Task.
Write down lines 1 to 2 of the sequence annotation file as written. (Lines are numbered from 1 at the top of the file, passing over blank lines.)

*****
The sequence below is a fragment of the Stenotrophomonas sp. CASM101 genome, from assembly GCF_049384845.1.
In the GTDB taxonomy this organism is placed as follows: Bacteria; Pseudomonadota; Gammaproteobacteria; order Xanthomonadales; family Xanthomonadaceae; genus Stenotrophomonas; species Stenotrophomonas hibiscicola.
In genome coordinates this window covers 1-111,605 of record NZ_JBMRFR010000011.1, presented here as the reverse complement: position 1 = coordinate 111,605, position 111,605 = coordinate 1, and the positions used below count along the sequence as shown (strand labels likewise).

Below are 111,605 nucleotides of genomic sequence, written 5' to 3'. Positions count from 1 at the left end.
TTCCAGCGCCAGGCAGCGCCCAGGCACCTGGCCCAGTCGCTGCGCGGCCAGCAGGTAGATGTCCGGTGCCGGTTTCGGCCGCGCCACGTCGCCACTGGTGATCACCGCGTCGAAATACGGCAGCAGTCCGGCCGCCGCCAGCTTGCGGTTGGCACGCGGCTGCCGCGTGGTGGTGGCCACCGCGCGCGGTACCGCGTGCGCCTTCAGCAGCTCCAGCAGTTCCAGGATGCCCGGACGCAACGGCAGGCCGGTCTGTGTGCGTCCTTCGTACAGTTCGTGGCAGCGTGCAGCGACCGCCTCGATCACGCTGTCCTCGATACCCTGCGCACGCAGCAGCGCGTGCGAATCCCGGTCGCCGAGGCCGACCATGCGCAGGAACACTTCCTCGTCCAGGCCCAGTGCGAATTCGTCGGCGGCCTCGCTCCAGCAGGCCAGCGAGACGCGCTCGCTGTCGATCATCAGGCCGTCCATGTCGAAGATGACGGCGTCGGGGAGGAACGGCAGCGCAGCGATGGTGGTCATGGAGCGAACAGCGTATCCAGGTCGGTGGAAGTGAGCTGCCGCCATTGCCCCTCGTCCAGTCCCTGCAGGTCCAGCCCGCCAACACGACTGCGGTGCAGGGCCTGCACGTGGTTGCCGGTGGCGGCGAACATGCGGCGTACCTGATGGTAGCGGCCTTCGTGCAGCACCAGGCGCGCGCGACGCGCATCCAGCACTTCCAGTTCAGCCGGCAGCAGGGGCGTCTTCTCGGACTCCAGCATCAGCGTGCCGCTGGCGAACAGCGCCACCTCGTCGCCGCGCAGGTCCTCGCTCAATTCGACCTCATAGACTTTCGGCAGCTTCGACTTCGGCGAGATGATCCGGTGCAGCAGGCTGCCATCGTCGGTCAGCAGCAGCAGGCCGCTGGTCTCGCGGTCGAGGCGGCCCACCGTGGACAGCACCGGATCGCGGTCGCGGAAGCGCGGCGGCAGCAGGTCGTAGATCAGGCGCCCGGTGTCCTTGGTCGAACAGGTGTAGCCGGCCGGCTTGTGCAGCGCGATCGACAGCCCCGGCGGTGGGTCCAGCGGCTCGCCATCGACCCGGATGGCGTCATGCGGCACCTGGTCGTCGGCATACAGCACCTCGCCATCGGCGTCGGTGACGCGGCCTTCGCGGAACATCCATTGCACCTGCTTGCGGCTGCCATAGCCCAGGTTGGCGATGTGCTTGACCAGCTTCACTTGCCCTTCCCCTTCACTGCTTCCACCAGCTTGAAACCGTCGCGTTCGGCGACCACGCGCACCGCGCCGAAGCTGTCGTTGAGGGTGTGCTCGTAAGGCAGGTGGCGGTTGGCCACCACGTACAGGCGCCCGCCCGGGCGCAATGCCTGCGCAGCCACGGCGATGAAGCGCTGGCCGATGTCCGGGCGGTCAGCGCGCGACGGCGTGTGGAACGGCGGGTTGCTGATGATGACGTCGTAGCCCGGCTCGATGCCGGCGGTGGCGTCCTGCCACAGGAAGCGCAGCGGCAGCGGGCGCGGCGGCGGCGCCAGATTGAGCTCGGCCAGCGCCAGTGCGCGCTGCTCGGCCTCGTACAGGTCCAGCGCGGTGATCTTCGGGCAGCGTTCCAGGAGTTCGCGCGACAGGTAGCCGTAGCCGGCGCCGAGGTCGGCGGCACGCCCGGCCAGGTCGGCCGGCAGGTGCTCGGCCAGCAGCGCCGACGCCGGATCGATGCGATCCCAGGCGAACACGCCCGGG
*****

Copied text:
The sequence below is a fragment of the Stenotrophomonas sp. CASM101 genome, from assembly GCF_049384845.1.
In the GTDB taxonomy this organism is placed as follows: Bacteria; Pseudomonadota; Gammaproteobacteria; order Xanthomonadales; family Xanthomonadaceae; genus Stenotrophomonas; species Stenotrophomonas hibiscicola.